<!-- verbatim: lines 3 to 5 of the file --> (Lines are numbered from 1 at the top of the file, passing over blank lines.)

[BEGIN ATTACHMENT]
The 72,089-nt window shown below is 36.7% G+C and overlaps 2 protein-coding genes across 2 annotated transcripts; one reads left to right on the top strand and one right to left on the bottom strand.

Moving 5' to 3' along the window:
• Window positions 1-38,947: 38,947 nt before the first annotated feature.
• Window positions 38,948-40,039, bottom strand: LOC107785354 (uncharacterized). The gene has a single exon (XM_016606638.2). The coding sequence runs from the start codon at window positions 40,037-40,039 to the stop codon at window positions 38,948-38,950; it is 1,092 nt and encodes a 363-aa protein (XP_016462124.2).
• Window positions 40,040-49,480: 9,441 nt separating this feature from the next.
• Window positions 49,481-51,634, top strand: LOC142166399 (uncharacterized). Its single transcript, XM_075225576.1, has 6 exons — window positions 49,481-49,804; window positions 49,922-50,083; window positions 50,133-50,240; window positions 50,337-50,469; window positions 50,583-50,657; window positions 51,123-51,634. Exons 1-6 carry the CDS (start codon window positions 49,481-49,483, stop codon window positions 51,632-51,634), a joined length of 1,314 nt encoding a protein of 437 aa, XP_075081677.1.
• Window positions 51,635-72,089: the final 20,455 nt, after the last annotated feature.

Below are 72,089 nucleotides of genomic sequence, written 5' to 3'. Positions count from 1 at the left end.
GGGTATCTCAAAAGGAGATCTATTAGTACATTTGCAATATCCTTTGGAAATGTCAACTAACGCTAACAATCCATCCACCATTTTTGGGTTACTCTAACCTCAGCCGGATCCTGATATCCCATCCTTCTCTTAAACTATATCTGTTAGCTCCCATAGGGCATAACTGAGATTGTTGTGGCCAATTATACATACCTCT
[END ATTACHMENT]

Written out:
• Window positions 1-38,947: 38,947 nt before the first annotated feature.
• Window positions 38,948-40,039, bottom strand: LOC107785354 (uncharacterized). The gene has a single exon (XM_016606638.2). The coding sequence runs from the start codon at window positions 40,037-40,039 to the stop codon at window positions 38,948-38,950; it is 1,092 nt and encodes a 363-aa protein (XP_016462124.2).
• Window positions 40,040-49,480: 9,441 nt separating this feature from the next.